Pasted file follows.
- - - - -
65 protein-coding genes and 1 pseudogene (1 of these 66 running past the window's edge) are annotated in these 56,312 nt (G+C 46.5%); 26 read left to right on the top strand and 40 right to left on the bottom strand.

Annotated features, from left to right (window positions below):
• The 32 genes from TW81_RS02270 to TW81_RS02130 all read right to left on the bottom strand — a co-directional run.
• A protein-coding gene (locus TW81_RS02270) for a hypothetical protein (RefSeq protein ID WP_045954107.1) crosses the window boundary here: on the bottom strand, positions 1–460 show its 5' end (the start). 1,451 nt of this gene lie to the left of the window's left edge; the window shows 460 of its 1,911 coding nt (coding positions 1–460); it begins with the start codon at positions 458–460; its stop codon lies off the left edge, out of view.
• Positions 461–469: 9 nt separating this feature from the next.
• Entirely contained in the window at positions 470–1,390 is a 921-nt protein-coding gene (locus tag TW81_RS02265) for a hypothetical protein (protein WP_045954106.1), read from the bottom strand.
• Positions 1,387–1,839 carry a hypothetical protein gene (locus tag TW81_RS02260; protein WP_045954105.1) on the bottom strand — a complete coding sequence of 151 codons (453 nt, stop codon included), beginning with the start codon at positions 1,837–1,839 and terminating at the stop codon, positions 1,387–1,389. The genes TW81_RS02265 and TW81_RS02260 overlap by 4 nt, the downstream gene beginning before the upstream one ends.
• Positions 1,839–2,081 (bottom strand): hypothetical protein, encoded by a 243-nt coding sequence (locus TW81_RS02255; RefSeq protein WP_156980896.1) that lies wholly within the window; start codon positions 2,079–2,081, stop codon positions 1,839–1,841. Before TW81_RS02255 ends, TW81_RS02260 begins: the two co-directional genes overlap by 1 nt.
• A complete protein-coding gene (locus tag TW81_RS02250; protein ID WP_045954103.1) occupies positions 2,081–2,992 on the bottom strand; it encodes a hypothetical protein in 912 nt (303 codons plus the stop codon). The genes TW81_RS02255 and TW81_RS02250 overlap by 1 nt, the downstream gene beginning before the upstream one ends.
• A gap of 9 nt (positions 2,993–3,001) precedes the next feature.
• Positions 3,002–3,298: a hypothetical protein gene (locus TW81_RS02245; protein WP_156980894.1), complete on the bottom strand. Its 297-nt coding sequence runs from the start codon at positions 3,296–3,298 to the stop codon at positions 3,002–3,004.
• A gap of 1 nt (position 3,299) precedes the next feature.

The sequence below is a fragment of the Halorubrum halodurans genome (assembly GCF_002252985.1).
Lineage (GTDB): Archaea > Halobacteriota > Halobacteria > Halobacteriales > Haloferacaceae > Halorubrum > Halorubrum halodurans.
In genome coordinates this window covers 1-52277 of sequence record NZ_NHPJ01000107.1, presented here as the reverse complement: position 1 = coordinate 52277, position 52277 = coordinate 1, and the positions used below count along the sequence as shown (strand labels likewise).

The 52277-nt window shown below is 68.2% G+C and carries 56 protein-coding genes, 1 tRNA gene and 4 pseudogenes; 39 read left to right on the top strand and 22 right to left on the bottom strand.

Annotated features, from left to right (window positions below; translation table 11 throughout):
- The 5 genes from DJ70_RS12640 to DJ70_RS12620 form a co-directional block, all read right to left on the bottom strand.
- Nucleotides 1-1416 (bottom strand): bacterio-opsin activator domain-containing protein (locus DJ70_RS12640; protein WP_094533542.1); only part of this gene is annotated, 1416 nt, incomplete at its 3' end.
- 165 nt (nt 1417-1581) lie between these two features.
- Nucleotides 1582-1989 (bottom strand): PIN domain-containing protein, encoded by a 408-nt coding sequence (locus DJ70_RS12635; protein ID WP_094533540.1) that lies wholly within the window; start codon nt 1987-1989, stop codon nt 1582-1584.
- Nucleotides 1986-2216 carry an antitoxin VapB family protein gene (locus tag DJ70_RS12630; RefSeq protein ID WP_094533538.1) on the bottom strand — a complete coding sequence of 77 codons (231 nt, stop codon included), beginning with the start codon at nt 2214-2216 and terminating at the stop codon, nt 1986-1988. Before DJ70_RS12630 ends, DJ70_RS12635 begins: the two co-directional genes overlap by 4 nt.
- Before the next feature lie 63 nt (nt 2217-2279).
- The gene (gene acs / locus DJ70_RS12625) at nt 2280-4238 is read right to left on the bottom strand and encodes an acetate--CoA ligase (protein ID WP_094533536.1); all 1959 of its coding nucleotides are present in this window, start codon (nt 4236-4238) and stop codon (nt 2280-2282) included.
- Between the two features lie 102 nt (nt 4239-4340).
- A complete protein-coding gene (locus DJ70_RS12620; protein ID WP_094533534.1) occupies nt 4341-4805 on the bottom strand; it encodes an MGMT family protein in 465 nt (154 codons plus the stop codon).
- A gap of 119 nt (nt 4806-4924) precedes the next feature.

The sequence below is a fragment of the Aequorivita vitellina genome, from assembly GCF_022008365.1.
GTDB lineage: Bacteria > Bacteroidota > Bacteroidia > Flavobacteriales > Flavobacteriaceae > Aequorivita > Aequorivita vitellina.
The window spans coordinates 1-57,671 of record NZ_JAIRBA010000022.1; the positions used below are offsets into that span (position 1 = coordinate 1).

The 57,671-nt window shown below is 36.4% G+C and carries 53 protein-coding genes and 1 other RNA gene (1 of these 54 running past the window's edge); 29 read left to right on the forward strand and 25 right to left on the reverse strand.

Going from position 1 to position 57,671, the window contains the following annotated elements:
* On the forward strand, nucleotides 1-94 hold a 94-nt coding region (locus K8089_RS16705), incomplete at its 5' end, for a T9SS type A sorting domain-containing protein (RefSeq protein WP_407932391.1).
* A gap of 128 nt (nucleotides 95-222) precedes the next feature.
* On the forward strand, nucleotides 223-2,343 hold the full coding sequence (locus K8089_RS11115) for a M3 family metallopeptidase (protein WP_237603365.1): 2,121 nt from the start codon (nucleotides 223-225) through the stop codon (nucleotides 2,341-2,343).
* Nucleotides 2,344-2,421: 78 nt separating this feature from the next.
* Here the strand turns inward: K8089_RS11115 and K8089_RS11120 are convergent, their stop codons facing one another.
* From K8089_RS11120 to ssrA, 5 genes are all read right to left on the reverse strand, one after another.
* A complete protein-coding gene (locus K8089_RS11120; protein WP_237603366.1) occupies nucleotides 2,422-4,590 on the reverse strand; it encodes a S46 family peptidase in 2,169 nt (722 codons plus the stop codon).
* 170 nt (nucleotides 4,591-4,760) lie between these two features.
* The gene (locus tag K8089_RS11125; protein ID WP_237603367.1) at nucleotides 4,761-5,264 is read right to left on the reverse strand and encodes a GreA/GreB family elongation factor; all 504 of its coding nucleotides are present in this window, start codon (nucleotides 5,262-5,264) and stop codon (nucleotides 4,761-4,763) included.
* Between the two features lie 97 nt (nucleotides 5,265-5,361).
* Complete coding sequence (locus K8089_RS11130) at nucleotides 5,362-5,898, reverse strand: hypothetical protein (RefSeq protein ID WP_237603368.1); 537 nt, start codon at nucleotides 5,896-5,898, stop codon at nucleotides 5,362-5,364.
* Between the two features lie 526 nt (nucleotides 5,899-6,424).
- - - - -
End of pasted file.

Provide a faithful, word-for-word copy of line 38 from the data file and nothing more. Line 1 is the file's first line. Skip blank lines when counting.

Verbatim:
* From K8089_RS11120 to ssrA, 5 genes are all read right to left on the reverse strand, one after another.